LESIJ NO. XXV, VOL. 1/2018
ANTI – CORRUPTION INITIATIVES, GOOD GOVERNANCE AND
HUMAN RIGHTS: THE REPUBLIC OF MACEDONIA
In fighting corruption, good governance efforts rely on principles such as a ccountability,
transpa rency and participation to shape anti-cor ruption measures. Initiatives may include establishing
institutions such as anti-corruption commissions, cr eating mechanisms of information sharing, and
monitoring governments’ use of public funds and implementation of policies. Good governance a nd
human rights are mutually reinforcing. Human r ights principles pr ovide a set of values to guide the
work of governments a nd other political a nd social actors. They also provide a set of per formance
standar ds aga inst which these actors can be held accountable. Moreover, human rights principles
inform the content of good governance efforts: th ey may inform the d evelopment of legisla tive
frameworks, policies, progra mmers, budgeta ry alloca tions and other measures. Corruption is
recognized as a serious cr ime in the EU, which is reflected in its many anti-co rruption instr uments
covering existing member states. Countries wishing to join still face consider able systemic corruption
issues in their public institutions. In Macedonia as one of these countries the most significant human
rights problems stemmed from pervasive corruption and from the government’s failure to respect fully
the rule of law.
This article introduces anti-corr uption work, good governance, a nd attempts to identify the
various levels of relationship between that work and human rights with particular r eference to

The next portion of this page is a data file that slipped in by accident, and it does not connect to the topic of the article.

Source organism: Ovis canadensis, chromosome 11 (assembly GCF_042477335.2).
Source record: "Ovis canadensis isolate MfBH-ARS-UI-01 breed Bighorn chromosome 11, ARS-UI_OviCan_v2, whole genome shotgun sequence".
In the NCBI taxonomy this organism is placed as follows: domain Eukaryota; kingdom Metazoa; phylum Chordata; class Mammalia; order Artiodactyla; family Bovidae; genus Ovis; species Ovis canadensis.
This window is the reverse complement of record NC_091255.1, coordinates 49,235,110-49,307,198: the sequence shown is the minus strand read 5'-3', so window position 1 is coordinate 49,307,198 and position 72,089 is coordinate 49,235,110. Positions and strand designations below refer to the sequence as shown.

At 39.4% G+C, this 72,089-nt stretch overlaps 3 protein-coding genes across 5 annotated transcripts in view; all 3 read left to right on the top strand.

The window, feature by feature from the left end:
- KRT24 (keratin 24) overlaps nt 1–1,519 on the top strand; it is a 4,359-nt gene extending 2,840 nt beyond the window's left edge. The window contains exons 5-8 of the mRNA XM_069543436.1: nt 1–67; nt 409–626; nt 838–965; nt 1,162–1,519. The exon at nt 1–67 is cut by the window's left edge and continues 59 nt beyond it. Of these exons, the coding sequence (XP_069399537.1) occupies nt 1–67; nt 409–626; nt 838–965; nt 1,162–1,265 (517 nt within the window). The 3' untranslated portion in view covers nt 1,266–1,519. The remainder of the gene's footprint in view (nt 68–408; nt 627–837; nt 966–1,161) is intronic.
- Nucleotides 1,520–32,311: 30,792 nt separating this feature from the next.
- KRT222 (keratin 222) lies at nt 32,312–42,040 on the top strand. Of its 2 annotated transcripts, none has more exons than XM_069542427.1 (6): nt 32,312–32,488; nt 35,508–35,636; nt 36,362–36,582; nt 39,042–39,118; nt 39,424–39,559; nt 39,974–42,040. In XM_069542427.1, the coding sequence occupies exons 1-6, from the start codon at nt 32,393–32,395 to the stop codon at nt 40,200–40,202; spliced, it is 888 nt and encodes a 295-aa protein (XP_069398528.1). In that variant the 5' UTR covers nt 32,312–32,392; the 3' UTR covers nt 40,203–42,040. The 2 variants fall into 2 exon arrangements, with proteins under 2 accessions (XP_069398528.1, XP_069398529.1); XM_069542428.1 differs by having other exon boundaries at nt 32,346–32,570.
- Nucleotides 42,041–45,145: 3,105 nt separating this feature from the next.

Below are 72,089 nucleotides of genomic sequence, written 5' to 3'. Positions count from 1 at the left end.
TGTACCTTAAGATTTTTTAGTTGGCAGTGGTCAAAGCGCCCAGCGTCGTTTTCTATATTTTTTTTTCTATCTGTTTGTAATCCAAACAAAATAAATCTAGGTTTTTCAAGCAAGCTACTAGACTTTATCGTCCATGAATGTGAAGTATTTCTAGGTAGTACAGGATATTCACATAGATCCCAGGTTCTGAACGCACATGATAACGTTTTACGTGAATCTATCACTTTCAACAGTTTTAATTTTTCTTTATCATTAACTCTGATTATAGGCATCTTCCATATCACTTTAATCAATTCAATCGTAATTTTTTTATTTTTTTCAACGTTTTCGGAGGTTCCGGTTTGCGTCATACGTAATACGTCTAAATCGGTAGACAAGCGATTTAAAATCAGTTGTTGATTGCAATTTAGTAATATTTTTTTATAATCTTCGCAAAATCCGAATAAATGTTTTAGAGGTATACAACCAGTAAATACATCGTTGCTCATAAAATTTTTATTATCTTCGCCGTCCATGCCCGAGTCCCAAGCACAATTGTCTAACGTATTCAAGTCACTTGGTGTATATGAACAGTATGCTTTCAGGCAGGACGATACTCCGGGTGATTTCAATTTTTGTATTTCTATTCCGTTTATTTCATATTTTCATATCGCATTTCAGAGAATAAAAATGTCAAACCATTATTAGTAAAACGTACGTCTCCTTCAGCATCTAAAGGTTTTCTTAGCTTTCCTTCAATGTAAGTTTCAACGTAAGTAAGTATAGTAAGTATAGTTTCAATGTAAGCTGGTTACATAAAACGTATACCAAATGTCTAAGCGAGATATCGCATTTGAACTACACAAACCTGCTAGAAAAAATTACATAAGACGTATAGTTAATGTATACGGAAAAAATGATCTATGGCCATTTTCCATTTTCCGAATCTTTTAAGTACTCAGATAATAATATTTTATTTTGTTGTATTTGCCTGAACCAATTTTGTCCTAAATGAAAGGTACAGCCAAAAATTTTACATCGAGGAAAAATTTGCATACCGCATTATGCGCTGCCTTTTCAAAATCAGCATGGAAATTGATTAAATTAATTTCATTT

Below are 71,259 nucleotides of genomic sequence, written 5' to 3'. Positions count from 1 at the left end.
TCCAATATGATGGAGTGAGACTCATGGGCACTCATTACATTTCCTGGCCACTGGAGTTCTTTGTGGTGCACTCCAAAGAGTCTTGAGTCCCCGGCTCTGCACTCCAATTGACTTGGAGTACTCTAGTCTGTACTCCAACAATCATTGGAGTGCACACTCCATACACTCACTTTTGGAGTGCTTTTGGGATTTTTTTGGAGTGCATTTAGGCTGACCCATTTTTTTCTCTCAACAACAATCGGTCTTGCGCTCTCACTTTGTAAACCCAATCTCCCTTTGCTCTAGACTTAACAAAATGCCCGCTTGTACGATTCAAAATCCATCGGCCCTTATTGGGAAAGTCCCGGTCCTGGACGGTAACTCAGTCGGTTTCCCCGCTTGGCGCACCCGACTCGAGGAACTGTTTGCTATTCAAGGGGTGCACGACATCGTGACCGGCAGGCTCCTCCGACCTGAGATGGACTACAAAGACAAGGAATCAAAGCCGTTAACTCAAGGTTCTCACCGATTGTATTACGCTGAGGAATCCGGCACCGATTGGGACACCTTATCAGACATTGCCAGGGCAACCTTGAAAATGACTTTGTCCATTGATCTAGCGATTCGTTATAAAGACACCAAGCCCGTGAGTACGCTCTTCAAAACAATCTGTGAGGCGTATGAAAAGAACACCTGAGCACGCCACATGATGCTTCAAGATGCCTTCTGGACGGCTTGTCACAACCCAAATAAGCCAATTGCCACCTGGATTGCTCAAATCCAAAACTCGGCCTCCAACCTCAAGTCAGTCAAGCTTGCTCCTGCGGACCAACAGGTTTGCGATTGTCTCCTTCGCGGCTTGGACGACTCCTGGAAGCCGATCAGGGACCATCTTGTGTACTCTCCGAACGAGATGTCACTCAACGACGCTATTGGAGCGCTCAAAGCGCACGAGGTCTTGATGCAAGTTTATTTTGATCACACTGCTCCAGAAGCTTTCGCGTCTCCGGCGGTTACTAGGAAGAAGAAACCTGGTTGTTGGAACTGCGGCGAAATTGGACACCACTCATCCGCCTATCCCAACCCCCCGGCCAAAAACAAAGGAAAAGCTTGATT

Macedonia as an EU candidate country.
Keywords: corrupti on, anti-corruption instr uments, good governance, impact of cor ruption on
human rights, Macedonia.
Fighting corruption is a global concern
because corruption is found in both r ich and
poor countries, and evidence shows that it
hurts poor people dispro portionately. It
Professor, PhD, Faculty of Public Administration and Political Scientific “South East University”, Tetovo (e-
PhD, Public Prosecutor “Basic Public Prosecutor’să Officeă foră Preservationă ofă Organizedă Crimeă andă
Corruption”, Skopje (e-mail: firstname.lastname@example.org).
1 Governments, the private sector, non-governmental organizations, the media and citizens around the world are joining
forces to fight this crime. The United Nations Development Programme (UNDP) and the United Nations Office on Drugs
and Crime (UNODC) are at the forefront of these efforts. See International Anti-Corruption Day 9 December:
contributes to instability, poverty and is a
dominant factor driving fragile countries
towards state failure1.
Every year $1 trillion is paid in bribes
while an estimated $2.6 trillion are stolen
annually through corruption – a sum
equivalent to more than 5 per cent of the